Winnie Mandela: The Woman Who Fought For Our Freedom

Winnie Madikizela-Mandela meets the Hani Family, Lindiwe Hani daughter of Chris Hani and Limpho Hani, during the Presidential banquet to bid farewell to the newly elected Chairperson of the African Union Commission in Sandton.

The nation mourns the death of the prolific revolutionary and struggle icon Nomzamo Winifred Madikizela-Mandela, who died on Monday, 2 April at the age of 81. The legacy that Winnie Madikizela-Mandela leaves behind is rich and intricate, and her place in our country’s struggle for political liberation is indisputable. This is despite that it is marked by controversy and demonisation by the media, and that her history is inextricably linked to her husband Nelson Mandela. Here is an outline of the contributions she made and the hardships she suffered in the name of freedom.

A political education that started long before Nelson Mandela

Born on September 26, 1936 in Transkei to history teacher father and science teacher mother, Winnie was fortunate enough to have been educated before the enforcement of Bantu education. She passed her standard eight with distinction and went on to study at a Methodist mission school at Qumbu called Shawsbury. There, she matriculated and emerged as a person with exceptional leadership qualities. Under the tutelage of teachers who were all Fort Hare graduates, she began to become more politicised.

In 1953, a young Winnie moved to Johannesburg where she was admitted to Jan Hofmeyr School of Social Work. She quickly secured herself the position of medical social worker at the Baragwanath Hospital, making her the first qualified, Black member of staff to fill that post. Her interest in national politics continued to grow. Winnie lived in a hostel connected to the hospital and shared a dormitory with Adelaide Tsukudu, the future wife of former African National Congress (ANC) president, Oliver Tambo. She discovered that Tambo happened to be from Bizana and that they were members of the same extended family.

Winnie was already politically interested and involved in activism long before she met Mandela. She was particularly shaken by her research as a social worker in Alexandra Township to establish the rate of infantile mortality, which stood at 10 deaths for every 1 000 births.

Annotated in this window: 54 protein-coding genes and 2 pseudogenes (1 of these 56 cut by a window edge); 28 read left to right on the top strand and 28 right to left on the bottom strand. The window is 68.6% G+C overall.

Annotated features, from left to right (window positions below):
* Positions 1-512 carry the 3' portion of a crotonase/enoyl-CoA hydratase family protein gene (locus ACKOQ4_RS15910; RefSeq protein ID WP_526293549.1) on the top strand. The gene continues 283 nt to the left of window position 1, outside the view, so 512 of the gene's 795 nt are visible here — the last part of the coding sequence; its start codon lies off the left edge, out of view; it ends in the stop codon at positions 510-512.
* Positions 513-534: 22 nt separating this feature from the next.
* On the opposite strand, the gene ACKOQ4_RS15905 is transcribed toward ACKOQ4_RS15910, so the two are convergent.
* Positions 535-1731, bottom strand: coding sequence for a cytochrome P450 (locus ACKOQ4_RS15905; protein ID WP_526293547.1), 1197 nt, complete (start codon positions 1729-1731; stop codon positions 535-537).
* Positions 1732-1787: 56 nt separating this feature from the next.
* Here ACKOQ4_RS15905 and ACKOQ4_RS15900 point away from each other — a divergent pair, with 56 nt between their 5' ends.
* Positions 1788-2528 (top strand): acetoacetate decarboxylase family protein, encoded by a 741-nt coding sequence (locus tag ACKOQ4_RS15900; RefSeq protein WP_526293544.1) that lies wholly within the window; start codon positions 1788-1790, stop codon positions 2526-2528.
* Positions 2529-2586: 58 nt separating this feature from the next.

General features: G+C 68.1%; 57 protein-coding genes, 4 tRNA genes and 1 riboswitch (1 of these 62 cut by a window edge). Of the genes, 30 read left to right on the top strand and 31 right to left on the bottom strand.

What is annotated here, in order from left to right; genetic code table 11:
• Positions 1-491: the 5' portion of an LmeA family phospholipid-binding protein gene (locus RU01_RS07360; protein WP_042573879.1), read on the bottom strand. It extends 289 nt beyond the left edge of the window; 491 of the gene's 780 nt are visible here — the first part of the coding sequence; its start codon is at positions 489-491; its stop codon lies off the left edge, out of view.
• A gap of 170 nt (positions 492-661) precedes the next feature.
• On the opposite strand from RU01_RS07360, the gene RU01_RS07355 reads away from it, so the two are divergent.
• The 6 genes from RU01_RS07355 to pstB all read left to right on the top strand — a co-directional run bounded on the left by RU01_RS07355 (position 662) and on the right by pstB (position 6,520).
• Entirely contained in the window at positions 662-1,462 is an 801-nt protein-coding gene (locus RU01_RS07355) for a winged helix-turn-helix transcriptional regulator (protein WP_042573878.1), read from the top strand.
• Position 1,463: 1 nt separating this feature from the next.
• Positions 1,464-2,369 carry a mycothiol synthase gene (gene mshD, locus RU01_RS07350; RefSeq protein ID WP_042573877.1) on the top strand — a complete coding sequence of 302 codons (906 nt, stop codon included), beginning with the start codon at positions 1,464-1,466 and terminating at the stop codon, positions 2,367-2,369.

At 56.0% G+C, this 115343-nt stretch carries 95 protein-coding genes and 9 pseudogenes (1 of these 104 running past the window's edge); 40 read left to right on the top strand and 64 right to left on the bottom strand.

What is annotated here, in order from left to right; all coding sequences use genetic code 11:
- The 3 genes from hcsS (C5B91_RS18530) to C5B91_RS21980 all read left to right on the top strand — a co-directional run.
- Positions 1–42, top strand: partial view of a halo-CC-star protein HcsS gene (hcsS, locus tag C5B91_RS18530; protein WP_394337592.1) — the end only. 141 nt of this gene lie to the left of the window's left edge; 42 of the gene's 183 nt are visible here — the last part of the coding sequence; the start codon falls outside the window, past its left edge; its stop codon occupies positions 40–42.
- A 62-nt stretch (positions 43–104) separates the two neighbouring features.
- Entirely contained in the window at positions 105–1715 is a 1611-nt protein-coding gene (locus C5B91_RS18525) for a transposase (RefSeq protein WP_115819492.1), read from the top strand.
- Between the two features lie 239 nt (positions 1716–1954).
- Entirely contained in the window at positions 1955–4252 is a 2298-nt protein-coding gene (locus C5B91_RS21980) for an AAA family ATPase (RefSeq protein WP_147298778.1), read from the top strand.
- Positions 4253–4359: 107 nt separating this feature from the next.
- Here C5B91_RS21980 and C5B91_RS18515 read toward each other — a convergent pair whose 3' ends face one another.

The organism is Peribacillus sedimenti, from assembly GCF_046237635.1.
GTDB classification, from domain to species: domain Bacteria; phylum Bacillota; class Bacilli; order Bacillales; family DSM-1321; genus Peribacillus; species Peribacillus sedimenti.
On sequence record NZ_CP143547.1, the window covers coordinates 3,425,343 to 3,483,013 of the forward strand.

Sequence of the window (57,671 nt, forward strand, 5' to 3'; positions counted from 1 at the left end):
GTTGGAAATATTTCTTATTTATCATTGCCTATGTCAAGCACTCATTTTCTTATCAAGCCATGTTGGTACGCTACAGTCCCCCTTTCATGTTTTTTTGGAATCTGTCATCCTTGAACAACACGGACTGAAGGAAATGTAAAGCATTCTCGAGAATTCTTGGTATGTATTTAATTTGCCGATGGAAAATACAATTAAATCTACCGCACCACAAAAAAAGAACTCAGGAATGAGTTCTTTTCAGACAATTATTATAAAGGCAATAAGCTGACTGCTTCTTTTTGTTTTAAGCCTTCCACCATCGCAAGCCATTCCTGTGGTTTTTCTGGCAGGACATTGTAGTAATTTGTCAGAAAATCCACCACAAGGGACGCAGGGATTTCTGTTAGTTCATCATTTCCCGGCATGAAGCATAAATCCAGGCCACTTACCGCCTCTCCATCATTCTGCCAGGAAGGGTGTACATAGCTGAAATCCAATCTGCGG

Winnie weds Nelson Mandela

A 22-year-old Winnie met and fell in love with Nelson Mandela. The two married on 14 June 1958 in Bizana. That same year, in October, she took part in a mass action which mobilised women to protest against the Apartheid government’s infamous pass laws. This protest in Johannesburg followed a similar action that had taken place in Pretoria in August 1956. It was organised by the president of the ANC Women’s League Lilian Ngoyi and Albertina Sisulu, amongst others. Police arrested 1000 women. The arrested women decided not to apply for immediate bail, but to rather spend two weeks in prison as a sign of further protest. A pregnant Winnie saw first-hand the squalid conditions of South African prisons and her commitment to the struggle only intensified. Eventually, Mandela and Oliver Tambo were called to arrange their bail, and the ANC raised money to pay the convicted women’s fines. This event thrust Winnie into the public eye beyond the shadow of her husband, but also alerted national security to her potency as a voice of political dissent.

In 1961, nine days after the police murdered 69 people during a Pan African Congress (PAC) anti-pass demonstration at Sharpeville, they arrested Mandela leaving Winnie all by herself in what would become a trend in their marriage.

Inspiration – and attack – on her inner circle

Mam’ Winnie listed Lillian Ngoyi and Helen Joseph (the only two women accused in the Treason Trial), Albertina Sisulu, Florence Matomela, Frances Baard, Kate Molale, Ruth Mompati, Hilda Bernstein (the first Communist Party member to serve on the Johannesburg Council in the 1940s), and Ruth First as some of the people who inspired her and were her trusted confidantes. Her inner circle became consistently smaller as many people gain her trust as allies, only to turn on her as state spies.

State target

The apartheid government made Winnie the consistent target of abuse. Her children were expelled from every school and had to eventually be sent to school in Swaziland. Her home was constantly raided, visits to her husband in prison cancelled. Winnie’s movement was restricted and her employers hounded by the police making sure she was fired from job after job. Despite this, Winnie continued to keep active and organised assistance for political prisoners.

Winnie was was eventually arrested in 1969 under Prime Minister John Vorster’s 1967 Terrorism Act, No 83. She was jailed for 17 months. In first 200 days, she had no contact with another human being except her interrogators, including Major Theunis Jacobus Swanepoel, a notorious torturer. In her concrete cell were three thin bug-infested and urine-stained blankets, a plastic water bottle, a mug, and a sanitary bucket without a handle. A bare electric light bulb burned constantly, robbing her of any sense of night or day.